Day 2 – Povoa de Varzim to Esposende

Today was almost identical in miles walked (17) and time walking (6 hours including lunch break) to yesterday, but that’s where the similarity ended.  Whereas yesterday was exclusively along the water, the sun was shining and the locals and tourists were out in force, today/Monday was mostly overcast with very few people and a mix of shoreline and inland walking.  Today’s blessing was time to myself…time to think about many things, time to slooow dooown, give my feet a break and smell some roses.  I really enjoyed today.  Today I felt like a pilgrim on a journey, not just some odd American with his straw fedora and a backpack.  Still very few other pilgrims (that I’ve seen), but I’m sure that will increase greatly as I eventually pass from Portugal to Spain and join the main trail into Santiago de Compostela.

Catherine and I toured an extensive part of Portugal with friends back in 2012, so I knew both the country and it’s people were just lovely.  Coming back, and seeing new areas, has not disappointed.  Every single time I’ve hailed someone down for help with directions, whether they spoke no English, some or a lot, they have been willing and eager to help…and always with a smile and a Bom Caminho!  What a treat that is.

Today I dedicated to my partner, my best friend, my bride of 38 years…Catherine Joyce Tanner.  I knew I would miss her when I decided to go solo this time, but I’m always amazed at how I physically and emotionally ache for her when away.  I traveled for 25 years in my coal career and thought time away was the balance we both needed.  But that was largely with our 3 adult children still at home.  Now that they’ve all been gone for 10 years or so, Catherine and I have become closer and more dependent on each other.  Do we fuss & fight and cause each other grief?  Certainly, but what marriage doesn’t have volatility?  Our love is so strong though that all the beautiful things about our relationship come rushing back once apart.  I miss and love you honey…more than you’ll ever know.  So today I stopped into a small church about 2/3 the way into my journey and said a rosary for us, for our marriage, for our children that we love so dearly…for you honey.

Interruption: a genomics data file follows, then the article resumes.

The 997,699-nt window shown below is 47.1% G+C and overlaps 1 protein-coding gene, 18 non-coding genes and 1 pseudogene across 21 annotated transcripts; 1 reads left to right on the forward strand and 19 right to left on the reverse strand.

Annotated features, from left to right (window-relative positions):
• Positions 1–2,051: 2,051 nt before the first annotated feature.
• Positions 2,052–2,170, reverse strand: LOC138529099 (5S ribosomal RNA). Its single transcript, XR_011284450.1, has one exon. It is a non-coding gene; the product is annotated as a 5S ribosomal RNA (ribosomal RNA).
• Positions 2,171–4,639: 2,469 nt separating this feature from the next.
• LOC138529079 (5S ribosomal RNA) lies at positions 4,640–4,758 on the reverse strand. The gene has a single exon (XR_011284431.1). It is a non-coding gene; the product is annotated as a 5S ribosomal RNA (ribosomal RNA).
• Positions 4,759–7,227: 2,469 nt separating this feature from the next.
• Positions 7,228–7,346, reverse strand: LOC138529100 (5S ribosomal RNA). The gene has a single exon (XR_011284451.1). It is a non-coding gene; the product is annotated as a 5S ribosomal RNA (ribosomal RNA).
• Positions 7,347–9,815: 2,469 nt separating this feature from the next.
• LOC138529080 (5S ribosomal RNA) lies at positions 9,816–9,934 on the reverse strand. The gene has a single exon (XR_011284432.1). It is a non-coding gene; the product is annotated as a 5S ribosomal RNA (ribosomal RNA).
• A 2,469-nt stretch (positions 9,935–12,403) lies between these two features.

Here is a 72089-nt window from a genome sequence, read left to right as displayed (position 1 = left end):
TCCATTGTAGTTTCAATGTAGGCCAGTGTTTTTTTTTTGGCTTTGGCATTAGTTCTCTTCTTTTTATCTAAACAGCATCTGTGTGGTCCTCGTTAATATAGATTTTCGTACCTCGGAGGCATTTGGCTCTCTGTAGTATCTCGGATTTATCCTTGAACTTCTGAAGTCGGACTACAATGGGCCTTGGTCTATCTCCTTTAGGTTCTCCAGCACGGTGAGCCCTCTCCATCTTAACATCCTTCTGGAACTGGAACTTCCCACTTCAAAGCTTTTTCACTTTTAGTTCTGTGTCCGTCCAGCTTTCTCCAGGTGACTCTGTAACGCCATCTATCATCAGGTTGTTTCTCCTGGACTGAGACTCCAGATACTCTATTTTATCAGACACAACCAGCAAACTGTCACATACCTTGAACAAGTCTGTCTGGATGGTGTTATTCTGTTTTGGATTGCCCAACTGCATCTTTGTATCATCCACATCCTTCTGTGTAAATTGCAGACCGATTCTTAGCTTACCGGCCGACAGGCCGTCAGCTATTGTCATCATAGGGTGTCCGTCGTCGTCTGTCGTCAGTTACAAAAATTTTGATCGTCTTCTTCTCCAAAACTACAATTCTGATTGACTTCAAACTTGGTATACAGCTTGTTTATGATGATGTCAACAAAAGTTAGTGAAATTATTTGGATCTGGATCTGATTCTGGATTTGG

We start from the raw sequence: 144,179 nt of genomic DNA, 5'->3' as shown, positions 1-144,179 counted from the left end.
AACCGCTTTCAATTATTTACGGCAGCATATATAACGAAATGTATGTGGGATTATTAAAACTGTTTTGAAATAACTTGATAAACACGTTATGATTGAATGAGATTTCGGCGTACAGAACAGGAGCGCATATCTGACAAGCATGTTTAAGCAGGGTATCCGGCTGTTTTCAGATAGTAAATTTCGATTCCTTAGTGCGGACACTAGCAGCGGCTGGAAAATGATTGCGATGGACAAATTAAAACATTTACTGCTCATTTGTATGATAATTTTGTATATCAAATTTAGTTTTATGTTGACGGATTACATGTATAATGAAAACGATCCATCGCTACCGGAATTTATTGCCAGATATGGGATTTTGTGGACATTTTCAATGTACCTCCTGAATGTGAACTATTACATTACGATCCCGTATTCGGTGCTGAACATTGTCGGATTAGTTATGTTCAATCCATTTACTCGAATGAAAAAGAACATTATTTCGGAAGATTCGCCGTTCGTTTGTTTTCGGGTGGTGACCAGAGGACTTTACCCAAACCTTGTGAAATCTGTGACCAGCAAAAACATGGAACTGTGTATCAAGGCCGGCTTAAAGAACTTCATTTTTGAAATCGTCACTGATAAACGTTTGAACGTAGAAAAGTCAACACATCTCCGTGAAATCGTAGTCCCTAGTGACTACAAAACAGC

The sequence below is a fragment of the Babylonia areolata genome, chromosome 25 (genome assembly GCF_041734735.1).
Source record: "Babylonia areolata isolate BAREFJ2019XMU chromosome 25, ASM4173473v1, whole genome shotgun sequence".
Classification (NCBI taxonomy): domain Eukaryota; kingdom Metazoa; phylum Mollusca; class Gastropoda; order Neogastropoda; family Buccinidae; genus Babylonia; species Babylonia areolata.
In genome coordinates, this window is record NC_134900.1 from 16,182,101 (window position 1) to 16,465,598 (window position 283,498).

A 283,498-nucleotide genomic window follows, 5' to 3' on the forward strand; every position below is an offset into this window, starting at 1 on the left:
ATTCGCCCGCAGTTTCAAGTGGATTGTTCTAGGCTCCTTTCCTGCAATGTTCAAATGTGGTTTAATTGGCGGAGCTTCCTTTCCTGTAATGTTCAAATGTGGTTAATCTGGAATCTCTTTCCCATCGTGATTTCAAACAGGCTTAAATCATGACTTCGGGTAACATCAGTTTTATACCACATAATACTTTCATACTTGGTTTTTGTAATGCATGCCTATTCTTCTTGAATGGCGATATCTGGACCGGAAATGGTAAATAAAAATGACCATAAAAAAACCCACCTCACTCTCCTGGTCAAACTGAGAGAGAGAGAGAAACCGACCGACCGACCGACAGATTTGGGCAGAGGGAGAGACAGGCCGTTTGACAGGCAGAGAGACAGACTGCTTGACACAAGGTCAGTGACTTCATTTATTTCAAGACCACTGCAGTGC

I’m tired and badly needing a shower, so I’ll end here and send along some photos from my walk today.  I must tell you that I looked at my Camino Ways suggested walking route today, which took me immediately away from the ocean into the city, and I made an executive decision to scrap that route and walk along the coast.  I got caught in one section where my only play was to go on to the beach sans sandals and socks…an impetuous diversion that came with faith that I would somehow find my way back to dry land and ultimately my hotel.  Faith is the cornerstone of anything of value…salvation, marriage, relationships.  Without it, where would we be?

Bom Caminho family & friends.

Starting out Day 2…along the waters edge again.

Oh, so this is the Way!

Got an ankle rash from new sock liners yesterday, so decided the best cure was feet in the salt water sans saddles & socks.  If the salt doesn’t cure it, maybe the COLD water will.

You want me to go where?  In THAT water?  Mercy…

I learned this great idea from the master…Catherine…on our French Way Camino in 2014.  At the hotels that served a decent buffet breakfast, eat light early (fruit & yogurt) and pack a couple of ham & cheese croissant sandwiches and a pastry for lunch.  Honey, they were just as good at the lunch break as you remember.

The tabernacle of the church I stopped in to had a distinct ‘seafaring’ theme to it.  Notice the fish on the doors and what looks to be octopus tentacles behind it…adorned in jewels no less!

Our Lord & Saviour

The Virgin Mary

This statue must be of a famous fisherman as it look like he’s dragging a gigantic stingray.

Notice the small table and chairs to stop for a view or have a bite.

Several of these along one stretch of the beach.  They look to be storage silos, but for what I’m unsure.

Sounds of the sea.  Peaceful and beautiful area.

This stretch of Portuguese coastline reminds me a lot of Carmel and Big Sur near Pebble Beach.  Rocky coast and scrub pines (versus the palms we see in FL) just inland…this one in spring bloom with new cones shaping nicely.

One of the most unusual…and clever…children’s public jungle gyms I’ve seen in a park.  Just as you enter city center in Esponsende, it stays with the seafaring theme as it’s constructed to look like an old galleon vessel.

Both Portugal & Spain have many large statues in their public squares.  This one shows some very strong men hoisting a large pole to a standing position…I think.  Whatever, I’d like to recruit them for U of Miami’s offensive line!

These Easter banners lined the street of Esposende as you enter…quite beautiful.

King Sebastian and what he did for the locals.